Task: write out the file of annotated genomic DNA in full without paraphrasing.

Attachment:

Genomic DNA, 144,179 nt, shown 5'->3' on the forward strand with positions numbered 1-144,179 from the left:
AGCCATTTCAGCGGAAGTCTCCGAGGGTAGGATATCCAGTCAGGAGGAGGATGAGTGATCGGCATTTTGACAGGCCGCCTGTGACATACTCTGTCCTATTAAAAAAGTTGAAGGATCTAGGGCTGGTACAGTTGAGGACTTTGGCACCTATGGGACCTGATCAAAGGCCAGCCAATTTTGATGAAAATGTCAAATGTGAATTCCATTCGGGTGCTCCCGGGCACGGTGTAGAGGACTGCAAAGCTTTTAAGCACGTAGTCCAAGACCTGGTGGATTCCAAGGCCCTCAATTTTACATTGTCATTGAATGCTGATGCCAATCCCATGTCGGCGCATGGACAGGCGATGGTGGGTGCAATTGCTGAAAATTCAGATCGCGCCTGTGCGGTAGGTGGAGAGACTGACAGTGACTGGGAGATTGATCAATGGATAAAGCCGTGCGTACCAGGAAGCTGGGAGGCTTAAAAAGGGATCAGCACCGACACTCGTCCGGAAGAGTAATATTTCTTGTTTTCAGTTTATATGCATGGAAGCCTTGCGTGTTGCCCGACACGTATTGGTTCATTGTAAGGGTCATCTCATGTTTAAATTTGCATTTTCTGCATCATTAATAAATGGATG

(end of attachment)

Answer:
Genomic DNA, 144,179 nt, shown 5'->3' on the forward strand with positions numbered 1-144,179 from the left:
AGCCATTTCAGCGGAAGTCTCCGAGGGTAGGATATCCAGTCAGGAGGAGGATGAGTGATCGGCATTTTGACAGGCCGCCTGTGACATACTCTGTCCTATTAAAAAAGTTGAAGGATCTAGGGCTGGTACAGTTGAGGACTTTGGCACCTATGGGACCTGATCAAAGGCCAGCCAATTTTGATGAAAATGTCAAATGTGAATTCCATTCGGGTGCTCCCGGGCACGGTGTAGAGGACTGCAAAGCTTTTAAGCACGTAGTCCAAGACCTGGTGGATTCCAAGGCCCTCAATTTTACATTGTCATTGAATGCTGATGCCAATCCCATGTCGGCGCATGGACAGGCGATGGTGGGTGCAATTGCTGAAAATTCAGATCGCGCCTGTGCGGTAGGTGGAGAGACTGACAGTGACTGGGAGATTGATCAATGGATAAAGCCGTGCGTACCAGGAAGCTGGGAGGCTTAAAAAGGGATCAGCACCGACACTCGTCCGGAAGAGTAATATTTCTTGTTTTCAGTTTATATGCATGGAAGCCTTGCGTGTTGCCCGACACGTATTGGTTCATTGTAAGGGTCATCTCATGTTTAAATTTGCATTTTCTGCATCATTAATAAATGGATG